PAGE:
David Rosenhan

Obituary
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David L. Rosenhan Professor Emeritus of Psychology and Law at Stanford University and a member of the Stanford community for more than 40 years died on Monday, Feb. 6 at Stanford University Hospital. He was 82. Born in Jersey City, New Jersey to Joseph and Nuna Lurie Rosenhan, he was a yeshiva student in his youth and completed his undergraduate work at Yeshiva College. David remained deeply committed to the Jewish community for his entire life. He completed his PhD in Psychology at Columbia University. Before coming to Stanford, he taught at Haverford College, the University of Pennsylvania, Princeton University and Swarthmore College. A former president of the American Psychology-Law Society and of the American Board of Forensic Psychology, he was a Fellow of the American Psychological Association, the American Psychological Society, and the American Association for the Advancement of Science, and published more than 80 books and research papers. He is best known for his groundbreaking study, "On Being Sane in Insane Places" which became one of the most heavily cited studies and influential (indeed transformative) studies in the field of psychology. His work called into question the process of clinical labeling and its consequences for individuals and groups. He was a pioneer in forging the connections between law and the social sciences. David had a beautiful voice, serving as a cantor during his early years and continuing through most of his life. He and Molly were energetic supporters of the New Israel Fund and of Stanford Hillel. David is survived by his son Jack Rosenhan of Palo Alto and his beloved granddaughters Cecily and Yael, as well as his brother Hershel of Jerusalem. He was predeceased by his beloved wife Molly Scwartz Rosenhan and his daughter Nina. Services will be held at Congregation Kol Emeth, 4175 Manuela Ave., Palo Alto at 10am Thursday morning, Feb. 9. Interment will follow at Hills of Eternity Cemetery in Colma. In lieu of flowers, contributions in his memory may be sent to the New Israel Fund or Stanford Hillel.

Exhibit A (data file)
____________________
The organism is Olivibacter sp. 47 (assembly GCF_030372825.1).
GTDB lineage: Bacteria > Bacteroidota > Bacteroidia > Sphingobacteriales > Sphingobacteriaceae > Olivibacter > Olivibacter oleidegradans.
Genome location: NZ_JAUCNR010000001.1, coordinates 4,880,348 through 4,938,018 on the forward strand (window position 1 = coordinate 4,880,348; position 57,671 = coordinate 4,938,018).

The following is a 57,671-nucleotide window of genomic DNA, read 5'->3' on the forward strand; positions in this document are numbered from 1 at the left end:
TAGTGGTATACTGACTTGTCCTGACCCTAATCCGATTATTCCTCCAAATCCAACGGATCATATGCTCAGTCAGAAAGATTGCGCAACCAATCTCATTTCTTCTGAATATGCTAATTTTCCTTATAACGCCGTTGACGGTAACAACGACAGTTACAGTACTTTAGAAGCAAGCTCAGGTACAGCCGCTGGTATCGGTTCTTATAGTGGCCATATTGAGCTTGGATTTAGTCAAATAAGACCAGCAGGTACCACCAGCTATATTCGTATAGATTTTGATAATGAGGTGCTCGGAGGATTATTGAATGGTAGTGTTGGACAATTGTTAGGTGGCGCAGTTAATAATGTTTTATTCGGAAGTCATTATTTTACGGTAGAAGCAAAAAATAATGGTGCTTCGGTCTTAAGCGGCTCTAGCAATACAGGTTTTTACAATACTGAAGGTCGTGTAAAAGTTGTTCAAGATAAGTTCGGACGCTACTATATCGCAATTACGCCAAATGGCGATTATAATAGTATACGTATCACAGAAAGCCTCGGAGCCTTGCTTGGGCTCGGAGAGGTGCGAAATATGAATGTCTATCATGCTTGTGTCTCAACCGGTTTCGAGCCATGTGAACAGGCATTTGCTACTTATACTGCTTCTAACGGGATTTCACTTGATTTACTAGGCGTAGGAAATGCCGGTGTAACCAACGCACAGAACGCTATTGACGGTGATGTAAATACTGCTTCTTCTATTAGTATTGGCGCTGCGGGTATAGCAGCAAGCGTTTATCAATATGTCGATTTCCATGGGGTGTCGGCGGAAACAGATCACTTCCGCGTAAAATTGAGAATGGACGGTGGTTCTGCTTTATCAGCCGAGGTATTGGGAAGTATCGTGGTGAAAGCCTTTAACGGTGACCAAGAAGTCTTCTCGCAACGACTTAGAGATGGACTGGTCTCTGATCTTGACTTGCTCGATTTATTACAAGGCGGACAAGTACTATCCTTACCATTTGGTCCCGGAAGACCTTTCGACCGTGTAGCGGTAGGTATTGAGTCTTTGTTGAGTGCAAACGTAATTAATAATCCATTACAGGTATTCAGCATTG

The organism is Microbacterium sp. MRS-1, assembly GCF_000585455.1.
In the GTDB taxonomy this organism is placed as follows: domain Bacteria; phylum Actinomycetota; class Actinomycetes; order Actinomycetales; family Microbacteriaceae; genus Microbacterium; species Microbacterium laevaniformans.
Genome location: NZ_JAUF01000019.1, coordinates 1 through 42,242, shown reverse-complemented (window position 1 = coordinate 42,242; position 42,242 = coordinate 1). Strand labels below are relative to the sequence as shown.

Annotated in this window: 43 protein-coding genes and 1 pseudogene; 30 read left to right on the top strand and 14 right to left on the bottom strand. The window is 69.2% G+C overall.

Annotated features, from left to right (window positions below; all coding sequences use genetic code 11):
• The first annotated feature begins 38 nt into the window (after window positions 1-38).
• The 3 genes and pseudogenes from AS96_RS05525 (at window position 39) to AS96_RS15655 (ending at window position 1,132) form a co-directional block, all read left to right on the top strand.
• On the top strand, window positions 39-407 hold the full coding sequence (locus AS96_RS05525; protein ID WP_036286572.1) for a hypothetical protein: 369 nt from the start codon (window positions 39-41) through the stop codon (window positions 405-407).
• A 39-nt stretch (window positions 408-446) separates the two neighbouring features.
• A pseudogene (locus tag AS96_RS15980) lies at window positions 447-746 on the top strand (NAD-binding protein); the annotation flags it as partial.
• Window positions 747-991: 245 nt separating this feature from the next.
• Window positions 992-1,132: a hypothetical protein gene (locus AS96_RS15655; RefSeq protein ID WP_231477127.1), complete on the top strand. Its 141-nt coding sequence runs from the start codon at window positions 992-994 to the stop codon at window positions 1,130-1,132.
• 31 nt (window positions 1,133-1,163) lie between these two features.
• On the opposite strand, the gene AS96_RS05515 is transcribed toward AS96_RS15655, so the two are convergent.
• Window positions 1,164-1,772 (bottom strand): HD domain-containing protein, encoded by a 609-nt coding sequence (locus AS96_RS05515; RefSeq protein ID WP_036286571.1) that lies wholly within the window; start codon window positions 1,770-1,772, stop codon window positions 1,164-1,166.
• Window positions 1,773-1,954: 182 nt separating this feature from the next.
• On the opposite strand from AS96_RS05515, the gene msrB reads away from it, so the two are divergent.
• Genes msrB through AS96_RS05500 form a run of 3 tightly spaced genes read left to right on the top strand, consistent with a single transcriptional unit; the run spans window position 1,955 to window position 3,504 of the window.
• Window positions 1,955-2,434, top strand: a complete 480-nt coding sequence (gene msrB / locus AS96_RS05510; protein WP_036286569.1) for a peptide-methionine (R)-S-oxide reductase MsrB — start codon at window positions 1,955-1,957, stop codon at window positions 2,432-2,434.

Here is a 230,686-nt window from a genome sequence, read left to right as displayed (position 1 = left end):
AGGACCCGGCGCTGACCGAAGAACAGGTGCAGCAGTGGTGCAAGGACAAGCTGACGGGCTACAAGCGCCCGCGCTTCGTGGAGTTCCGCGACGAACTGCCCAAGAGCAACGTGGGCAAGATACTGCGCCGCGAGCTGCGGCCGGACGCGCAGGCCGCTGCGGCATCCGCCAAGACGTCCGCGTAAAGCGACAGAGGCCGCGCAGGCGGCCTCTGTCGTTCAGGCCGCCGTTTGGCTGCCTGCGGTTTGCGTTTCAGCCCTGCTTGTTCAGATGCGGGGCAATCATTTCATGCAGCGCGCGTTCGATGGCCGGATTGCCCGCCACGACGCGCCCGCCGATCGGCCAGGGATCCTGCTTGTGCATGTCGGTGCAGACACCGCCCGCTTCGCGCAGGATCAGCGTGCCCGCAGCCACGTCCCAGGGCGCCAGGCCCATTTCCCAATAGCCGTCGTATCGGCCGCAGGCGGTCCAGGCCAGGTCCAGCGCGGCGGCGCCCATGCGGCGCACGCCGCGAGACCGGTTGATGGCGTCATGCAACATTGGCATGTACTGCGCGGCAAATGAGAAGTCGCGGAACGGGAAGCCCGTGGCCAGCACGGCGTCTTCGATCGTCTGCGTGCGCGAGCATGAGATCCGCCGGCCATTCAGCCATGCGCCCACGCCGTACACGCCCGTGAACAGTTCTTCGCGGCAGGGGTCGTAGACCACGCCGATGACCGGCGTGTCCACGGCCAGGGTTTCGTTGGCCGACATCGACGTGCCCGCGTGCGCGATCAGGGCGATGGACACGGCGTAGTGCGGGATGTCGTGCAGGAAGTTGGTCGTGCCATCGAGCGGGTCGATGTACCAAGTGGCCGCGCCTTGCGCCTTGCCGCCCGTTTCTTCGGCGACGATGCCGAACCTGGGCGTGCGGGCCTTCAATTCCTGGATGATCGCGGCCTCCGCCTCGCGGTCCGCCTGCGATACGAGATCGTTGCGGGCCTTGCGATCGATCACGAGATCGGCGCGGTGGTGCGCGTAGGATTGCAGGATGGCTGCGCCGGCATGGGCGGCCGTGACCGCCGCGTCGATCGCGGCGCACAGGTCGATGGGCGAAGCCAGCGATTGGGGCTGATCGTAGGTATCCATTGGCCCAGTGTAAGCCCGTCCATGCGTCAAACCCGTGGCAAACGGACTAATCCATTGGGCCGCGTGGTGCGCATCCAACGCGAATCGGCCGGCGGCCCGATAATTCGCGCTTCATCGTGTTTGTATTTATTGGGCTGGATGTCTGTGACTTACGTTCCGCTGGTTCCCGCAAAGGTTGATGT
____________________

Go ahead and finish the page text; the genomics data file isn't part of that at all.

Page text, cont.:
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Published in San Francisco Chronicle on Feb. 8, 2012
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